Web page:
Friday, November 10, 2006

THE BUTTERFLY



Involuntary Witness is the debut novel of Gianrico Carofiglio, an anti-Mafia judge in the southern Italian port city of Bari.


The book, another from the clever publishers at Bitter Lemon Press, has won a number of literary awards such as the Marisa Rusconi and the Rhegium Julii prizes, and is the basis of a television series in Italy.





Guido Guerrieri, a 38 year old lawyer recently seperated from his wife and in the midst of a nervous breakdown is asked to defend Abdou Thiam, a Senegalese peddler, on the charge of murdering a 9 year old boy.
The book tells the powerful story of Guido's struggle both to straighten out his own life, and also to prevent Abdou being sent to prison for life.


It is a unusual book for a crime novel, because there is only a very superficial attempt to investigate the crime. While called a "powerful attack on racism" on the back cover it seems equally to be an indictment of the Italian judicial system.

The key to the book is the character of Guido, as someone who is both believable and extremely likeable. The first person narrative format is not my favourite but in this case you are immediately drawn in to Guido's world. You become really involved in his hopes for a future, while he changes from hard cynical loser into a caring human being.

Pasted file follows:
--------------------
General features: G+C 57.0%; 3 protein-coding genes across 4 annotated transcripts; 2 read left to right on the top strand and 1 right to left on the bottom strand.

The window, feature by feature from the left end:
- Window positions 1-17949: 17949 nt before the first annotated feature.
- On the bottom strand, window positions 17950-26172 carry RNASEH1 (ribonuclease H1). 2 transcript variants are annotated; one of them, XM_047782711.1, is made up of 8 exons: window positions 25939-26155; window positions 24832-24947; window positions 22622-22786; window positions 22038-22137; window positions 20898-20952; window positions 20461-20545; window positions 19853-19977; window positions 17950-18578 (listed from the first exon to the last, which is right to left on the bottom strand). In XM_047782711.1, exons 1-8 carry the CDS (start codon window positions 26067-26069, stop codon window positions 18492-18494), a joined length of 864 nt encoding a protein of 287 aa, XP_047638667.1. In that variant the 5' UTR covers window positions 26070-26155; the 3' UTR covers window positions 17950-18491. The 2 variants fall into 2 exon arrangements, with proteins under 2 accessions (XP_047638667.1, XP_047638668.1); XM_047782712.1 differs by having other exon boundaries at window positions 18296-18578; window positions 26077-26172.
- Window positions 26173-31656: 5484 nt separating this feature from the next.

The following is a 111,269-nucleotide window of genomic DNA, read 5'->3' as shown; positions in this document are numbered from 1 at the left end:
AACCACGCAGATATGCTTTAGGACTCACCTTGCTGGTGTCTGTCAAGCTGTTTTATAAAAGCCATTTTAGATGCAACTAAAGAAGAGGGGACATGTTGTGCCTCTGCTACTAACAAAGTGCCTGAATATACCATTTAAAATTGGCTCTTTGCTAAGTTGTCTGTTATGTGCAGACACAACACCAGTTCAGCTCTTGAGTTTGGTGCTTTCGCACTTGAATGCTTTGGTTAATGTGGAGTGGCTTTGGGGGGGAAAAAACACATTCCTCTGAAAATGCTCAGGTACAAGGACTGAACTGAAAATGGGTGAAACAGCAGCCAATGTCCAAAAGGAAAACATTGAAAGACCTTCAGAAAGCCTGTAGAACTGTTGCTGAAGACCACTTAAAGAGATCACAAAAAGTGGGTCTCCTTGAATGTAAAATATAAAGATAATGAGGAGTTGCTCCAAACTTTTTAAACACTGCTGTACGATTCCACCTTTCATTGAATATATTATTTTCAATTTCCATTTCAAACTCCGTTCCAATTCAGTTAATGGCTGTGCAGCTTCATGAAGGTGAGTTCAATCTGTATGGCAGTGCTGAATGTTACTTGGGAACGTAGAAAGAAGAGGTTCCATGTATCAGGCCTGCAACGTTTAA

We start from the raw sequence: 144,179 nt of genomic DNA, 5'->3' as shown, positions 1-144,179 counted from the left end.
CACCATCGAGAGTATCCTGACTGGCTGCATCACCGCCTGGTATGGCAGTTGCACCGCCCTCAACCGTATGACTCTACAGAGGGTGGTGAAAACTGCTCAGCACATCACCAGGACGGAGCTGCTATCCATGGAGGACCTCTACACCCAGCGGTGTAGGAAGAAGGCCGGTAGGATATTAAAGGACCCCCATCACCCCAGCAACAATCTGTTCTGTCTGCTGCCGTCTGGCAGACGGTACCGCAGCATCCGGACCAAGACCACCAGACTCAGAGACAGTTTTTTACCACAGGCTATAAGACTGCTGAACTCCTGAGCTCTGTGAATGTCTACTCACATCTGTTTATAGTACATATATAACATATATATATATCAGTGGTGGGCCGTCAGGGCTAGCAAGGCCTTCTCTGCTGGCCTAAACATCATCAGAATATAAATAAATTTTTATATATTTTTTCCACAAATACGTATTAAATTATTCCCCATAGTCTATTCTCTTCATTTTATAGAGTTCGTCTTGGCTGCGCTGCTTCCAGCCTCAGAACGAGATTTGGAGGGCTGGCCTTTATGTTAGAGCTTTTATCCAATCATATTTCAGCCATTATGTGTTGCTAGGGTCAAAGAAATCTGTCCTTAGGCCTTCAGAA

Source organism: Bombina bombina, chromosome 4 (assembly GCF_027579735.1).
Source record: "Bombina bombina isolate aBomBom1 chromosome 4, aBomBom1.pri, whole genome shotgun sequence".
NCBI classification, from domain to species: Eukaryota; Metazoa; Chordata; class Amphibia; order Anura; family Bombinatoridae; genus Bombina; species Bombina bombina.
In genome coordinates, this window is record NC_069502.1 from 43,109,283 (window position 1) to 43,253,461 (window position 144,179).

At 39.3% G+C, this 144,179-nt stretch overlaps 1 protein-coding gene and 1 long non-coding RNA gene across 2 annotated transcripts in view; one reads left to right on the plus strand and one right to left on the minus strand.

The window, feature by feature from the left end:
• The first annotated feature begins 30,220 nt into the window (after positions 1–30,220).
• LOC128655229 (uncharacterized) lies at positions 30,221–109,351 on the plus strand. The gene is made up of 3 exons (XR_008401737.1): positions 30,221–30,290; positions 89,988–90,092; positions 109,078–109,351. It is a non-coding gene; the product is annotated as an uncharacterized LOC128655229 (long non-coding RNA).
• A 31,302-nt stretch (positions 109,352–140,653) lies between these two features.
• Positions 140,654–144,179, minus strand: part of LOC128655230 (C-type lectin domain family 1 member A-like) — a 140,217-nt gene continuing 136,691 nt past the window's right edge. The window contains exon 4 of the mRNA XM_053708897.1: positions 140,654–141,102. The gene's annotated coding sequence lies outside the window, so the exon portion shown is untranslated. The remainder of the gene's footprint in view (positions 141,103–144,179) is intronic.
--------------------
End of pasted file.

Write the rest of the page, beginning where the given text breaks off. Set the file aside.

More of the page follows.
I could identify easily with someone whose life changed so dramatically at 38, and there is the genesis of a romance in the book.
Guido is a lawyer who finds he has a heart after all.

This is a very intelligent literary novel, full of humour, and although I was slightly disappointed by the ending I jumped right into the sequel "A Walk In The Dark".

"What the caterpillar thinks is the end of the world, the rest of the world calls a butterfly." Lao-tzu, The Way of Virtue















3 Comments:

Anonymous Maxine said...

Good review, Uriah/Norm, I think you've summed up the book very well. I agree the ending is somewhat prefunctory, this seems to me a hallmark of what might loosely be called crime fiction. Either the ending is almost academic (eg Henning Mankell and other scandinavian noir, the Ruth Rendell I've just read, "End in Tears") or the ending tries to achieve an incredibly dramatic climax or twist, tying up all loose ends, etc, and falls flat on its face. I usually find the journey of the book itself more satisfying than the ending.

Malcolm, my husband, has just started reading this book on my recommendation so I hope he likes it....not usually a genre he reads though he does love Italy and spends quite a bit of time either there or somewhere in the world with his Italian collaborators. (They are scientists.)

12:36 PM  
Blogger Uriah Robinson said...

Thanks Maxine, I agree this book is all about the journey and the atmosphere, as are the Mankells I have read. I have got into the sequel, and can really relate to the character of Guido, except for the smoking.

Malcolm and his Italian collaborators sounds like a title for a crime novel!

Norm

1:08 PM  
Anonymous Maxine said...

Crikey, yes, you are right, no wonder they have such trouble getting through US customs with all their equipment! (When they are going to use the synchrotron accelerator at Argonne, Chicago, that is --- Chicago, that well-known seat of mobster rule!)

1:46 PM  

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